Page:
"The direction of all economic affairs is in the market society a task of the entrepreneurs. Theirs is the control of production. They are at the helm and steer the ship. A superficial observer would believe that they are supreme. But they are not. They are bound to obey unconditionally the captain's orders. The captain is the consumer. ...[Consumers] make poor people rich and rich people poor. They determine precisely what should be produced, in what quality, and in what quantities."
Ludwig von Mises
(1881-1973) Economist and social philosopher
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It isn't the consumer that determines what should be produced to any great extent today. What one needs, wants, the quality and quantity, are determined by industry itself and those that control corporate industry and shuffle it around the world depending where they want it placed for whatever purpose.
 -- Anon     
    In a free economy, the comment would be more accurate. By way of example: In a free economy, life and food production wouldn't be given patents and licenses. Thousands and thousands of varieties of food stock (apples, potatoes, grains, etc., etc., etc.) wouldn't have gone extinct without direct control of production and governmentally induced genocide. The consumer has had no voice in the matter.
     -- Mike, Norwalk     
     -- jim k, austin      
    "Rich" people truly get their money only from the "poor". I think Mike is patently wrong. Most people still decide on a daily basis whether to buy this or that, now some majority and different majorities in different locales may make decisions that effect my ability to get every thing I want, but of course I can always go on the internet and have it shipped to me. I think of course of trying to buy grits in New York or Norwalk. But still the individual decision to buy this or that ultimiately controls the market and production.
     -- Waffler, Smith     
    Wow, you mean there is a truth that Waffler acknowledges!?
     -- Blue     
    Waffler, what of all the food stocks that I've mentioned, that are now extinct due to production controls, can you go on the internet and buy. There were 100/200 mpg carburetors that were available but made non-functional due to production controls on gasoline and other governmental interventions. Waffler, if I'm patently wrong, you can still find plans to build those carburetors but, on what internet site or anywhere else can you buy the gas to make those carburetors work? Again, the consumer had no say. Supply and demand is a great concept if production isn't monopolized. Once government de-industrializes a nation, as has occurred in the US through production controls (by way of example: for environmental reasons, through favoring one industry over another - one rule over another, TV signals, theft of profits, etc.) the consumer loses all control. Further, the quote reeks of keynesian economics which is now destroying this nation.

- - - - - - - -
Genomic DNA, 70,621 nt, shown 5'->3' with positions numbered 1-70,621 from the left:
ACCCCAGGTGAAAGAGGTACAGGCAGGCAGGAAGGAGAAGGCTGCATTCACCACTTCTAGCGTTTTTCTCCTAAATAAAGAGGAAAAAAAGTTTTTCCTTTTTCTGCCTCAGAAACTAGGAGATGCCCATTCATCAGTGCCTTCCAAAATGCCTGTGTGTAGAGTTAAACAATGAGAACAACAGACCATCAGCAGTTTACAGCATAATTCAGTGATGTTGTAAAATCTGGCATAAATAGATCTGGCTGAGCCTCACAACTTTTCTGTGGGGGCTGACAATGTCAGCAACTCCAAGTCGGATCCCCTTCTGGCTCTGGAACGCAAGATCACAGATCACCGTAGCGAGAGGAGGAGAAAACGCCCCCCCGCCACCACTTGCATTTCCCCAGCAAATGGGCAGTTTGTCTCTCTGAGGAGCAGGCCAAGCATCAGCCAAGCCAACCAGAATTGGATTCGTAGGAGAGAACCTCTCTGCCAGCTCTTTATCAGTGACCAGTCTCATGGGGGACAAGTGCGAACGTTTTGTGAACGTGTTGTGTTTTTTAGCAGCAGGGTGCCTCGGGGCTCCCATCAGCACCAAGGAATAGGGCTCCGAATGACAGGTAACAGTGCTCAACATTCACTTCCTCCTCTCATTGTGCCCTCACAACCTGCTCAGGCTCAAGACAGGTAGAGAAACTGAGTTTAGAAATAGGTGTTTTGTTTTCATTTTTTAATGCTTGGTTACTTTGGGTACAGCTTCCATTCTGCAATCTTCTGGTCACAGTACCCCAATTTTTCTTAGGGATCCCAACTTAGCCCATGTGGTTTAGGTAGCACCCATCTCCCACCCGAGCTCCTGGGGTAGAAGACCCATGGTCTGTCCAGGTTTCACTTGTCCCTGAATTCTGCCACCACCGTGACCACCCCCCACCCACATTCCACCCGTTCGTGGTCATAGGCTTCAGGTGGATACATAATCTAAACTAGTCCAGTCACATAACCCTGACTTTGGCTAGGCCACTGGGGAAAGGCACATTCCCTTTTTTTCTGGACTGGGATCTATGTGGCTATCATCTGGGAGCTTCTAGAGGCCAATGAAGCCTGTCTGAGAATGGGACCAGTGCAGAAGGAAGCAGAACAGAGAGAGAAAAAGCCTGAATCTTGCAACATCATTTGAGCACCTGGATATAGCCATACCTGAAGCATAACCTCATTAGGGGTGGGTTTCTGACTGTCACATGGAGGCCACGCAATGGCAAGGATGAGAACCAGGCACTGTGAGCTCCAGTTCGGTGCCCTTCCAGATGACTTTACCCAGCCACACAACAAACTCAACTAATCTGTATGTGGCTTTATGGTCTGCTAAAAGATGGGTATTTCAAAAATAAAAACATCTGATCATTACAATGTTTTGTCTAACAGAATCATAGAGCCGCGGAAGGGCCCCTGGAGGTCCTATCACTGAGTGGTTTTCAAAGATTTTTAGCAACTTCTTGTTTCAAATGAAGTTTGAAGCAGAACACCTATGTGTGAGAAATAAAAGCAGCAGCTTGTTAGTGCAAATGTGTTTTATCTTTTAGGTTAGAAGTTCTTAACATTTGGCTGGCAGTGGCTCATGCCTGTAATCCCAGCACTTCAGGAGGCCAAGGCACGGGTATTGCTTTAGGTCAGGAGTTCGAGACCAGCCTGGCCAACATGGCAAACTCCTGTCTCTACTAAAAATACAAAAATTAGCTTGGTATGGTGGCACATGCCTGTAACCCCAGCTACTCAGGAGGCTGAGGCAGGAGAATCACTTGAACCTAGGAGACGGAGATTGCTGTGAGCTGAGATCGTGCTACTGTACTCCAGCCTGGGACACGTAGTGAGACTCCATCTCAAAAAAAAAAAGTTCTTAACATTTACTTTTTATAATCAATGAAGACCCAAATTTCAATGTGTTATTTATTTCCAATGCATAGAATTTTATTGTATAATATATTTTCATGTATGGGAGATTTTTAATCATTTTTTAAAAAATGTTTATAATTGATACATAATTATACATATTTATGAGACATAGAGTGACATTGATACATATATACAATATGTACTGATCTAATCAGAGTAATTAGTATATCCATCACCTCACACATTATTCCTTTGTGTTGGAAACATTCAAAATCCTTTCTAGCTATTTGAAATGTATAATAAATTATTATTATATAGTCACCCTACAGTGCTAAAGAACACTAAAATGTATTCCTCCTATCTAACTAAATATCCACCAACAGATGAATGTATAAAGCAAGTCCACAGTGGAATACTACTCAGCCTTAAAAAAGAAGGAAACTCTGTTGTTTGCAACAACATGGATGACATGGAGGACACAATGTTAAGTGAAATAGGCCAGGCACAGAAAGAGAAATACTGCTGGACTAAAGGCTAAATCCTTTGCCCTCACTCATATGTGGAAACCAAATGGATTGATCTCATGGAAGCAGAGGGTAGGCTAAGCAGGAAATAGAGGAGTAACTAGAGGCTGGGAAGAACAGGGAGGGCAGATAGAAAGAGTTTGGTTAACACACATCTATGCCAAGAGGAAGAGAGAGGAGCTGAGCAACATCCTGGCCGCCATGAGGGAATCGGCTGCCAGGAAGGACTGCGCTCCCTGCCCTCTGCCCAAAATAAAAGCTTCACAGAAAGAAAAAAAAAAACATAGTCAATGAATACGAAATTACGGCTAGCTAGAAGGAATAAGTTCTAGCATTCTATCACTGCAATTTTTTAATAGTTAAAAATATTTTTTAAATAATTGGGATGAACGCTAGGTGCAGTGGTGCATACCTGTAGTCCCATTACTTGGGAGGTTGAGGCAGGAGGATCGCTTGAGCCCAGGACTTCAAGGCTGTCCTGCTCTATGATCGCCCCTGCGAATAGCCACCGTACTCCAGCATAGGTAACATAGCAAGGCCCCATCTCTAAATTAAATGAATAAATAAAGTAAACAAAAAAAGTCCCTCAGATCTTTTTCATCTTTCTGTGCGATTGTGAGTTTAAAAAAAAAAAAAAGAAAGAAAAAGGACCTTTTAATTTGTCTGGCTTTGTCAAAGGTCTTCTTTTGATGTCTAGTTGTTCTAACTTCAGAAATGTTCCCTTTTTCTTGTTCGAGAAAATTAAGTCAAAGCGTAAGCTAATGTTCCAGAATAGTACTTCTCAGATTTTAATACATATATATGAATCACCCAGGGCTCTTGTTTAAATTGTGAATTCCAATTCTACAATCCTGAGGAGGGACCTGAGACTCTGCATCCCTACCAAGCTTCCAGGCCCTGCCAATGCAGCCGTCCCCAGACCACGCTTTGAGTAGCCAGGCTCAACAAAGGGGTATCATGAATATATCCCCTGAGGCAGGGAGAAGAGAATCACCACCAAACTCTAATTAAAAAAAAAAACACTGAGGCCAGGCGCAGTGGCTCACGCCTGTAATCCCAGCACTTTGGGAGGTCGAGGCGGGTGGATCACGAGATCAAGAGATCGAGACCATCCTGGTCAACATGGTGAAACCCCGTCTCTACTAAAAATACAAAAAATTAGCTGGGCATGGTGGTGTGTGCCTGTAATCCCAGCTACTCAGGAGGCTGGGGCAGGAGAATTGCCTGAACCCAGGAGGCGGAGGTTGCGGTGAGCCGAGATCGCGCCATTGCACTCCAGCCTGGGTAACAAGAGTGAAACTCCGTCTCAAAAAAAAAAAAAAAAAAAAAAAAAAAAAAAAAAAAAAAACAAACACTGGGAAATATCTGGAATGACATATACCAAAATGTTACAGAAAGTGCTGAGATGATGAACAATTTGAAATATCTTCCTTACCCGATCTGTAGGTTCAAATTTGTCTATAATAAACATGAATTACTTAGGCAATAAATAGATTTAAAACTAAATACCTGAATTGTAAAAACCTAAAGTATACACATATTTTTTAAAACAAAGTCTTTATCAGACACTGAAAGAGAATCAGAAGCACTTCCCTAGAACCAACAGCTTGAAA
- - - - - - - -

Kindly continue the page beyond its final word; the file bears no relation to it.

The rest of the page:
-- Mike, Norwalk     
    A free enterprise system only works in a free society. We are abolishing both right now as we look at this site. The government thinks it is moral for it to decide who should be allowed to get rich and who shouldn't. I fear that it soon will be the case that if you are rich enough to make large political contributions to the right political party you can stay rich or get richer. Other wise you may find yourself on the outside. Remember Gates and Microsoft. Hate him or love him it doesn’t matter. He was in big trouble with Uncle Sam until he started to contribute money to the political parties and then all the trouble seemed to just go away.
     -- warren, olathe     
    Government schools do not teach being entrepreneurial -- in fact, entrepreneurs are treated as some sort of 'lucky' get rich quick types when in fact, as Mises alludes, are the backbone of 'progress.' Most are simply taught how to obey their bosses and protect their salaries by not rocking the boat. I understand Mike's point well, but Mises is just making a different point in the argument for private enterprise -- I think the Mises Institute will agree that business practiced in America today is slanted towards protecting government monopolies/subsidies than the entrepreneur.
     -- E Archer, NYC     
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